ON THIS PAGE: You will find information about the number of people who are diagnosed with appendix cancer each year. You will also read general information on surviving the disease. Remember, survival rates depend on several factors. Use the menu to see other pages.
Primary appendix cancer is cancer that starts in the appendix. This is uncommon, accounting for about 0.5% of all tumors that start in the GI tract.
The 5-year survival rate tells you what percent of people live at least 5 years after the cancer is found. Percent means how many out of 100. The 5-year survival rate for people with appendix cancer depends on many factors, including the stage and grade of disease at time of diagnosis, type of appendiceal tumor (see “Types of Appendix Tumors” in the Introduction section), and size.
For grade 1 or grade 2 GI neuroendocrine tumors overall, a category that includes neuroendocrine tumor of the appendix, the 5-year survival is between 67% to 97%, depending on the size of the tumor and where it has grown or spread.
Due to the rare nature of other types of appendix cancer, specific statistics are not available. Talk with your doctor about the factors related to your specific diagnosis.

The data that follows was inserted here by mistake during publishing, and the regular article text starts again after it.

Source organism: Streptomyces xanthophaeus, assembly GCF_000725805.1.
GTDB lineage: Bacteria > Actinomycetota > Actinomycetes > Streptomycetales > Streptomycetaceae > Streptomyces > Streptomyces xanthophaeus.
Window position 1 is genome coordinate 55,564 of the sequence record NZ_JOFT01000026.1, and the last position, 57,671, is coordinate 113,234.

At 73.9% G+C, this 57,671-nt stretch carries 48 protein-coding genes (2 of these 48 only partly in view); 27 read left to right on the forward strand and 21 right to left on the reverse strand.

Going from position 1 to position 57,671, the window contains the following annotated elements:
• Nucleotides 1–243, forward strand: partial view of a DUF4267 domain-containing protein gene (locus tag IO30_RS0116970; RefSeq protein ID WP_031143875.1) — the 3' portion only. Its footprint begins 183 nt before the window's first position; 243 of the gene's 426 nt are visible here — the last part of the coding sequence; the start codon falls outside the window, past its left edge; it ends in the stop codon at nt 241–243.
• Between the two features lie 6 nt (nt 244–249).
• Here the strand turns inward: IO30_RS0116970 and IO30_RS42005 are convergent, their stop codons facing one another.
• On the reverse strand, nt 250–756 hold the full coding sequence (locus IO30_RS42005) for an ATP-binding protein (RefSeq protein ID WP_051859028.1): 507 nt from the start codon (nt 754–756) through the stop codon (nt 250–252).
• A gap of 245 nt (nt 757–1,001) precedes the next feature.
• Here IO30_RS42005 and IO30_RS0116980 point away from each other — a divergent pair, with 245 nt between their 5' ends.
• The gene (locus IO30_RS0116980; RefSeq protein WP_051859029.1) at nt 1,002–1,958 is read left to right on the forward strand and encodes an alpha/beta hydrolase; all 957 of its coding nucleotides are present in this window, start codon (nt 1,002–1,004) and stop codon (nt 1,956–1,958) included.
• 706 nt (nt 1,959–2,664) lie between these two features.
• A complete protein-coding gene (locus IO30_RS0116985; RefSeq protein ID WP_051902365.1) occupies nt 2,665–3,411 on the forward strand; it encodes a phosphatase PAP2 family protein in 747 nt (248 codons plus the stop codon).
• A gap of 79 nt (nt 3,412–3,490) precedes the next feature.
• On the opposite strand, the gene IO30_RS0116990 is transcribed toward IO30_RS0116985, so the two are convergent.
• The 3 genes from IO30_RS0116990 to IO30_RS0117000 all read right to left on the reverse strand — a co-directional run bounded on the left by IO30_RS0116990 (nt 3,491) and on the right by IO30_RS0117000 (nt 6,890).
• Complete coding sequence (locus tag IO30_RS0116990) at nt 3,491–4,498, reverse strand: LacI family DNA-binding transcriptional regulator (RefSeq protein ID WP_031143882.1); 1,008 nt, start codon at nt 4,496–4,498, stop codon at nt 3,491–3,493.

It is important to remember that statistics on the survival rates for people with appendix cancer are an estimate. The estimate comes from data based on the number of people with this cancer in the United States. Also, experts measure the survival statistics every 5 years. So the estimate may not show the results of better diagnosis or treatment available for less than 5 years. Talk with your doctor if you have any questions about this information. Learn more about understanding statistics.
Statistics adapted from the websites of the American Cancer Society, National Cancer Institute, and UpToDate (all accessed January 2020).
The next section in this guide is Risk Factors. It explains what factors may increase the chance of developing appendix cancer. Use the menu to choose a different section to read in this guide.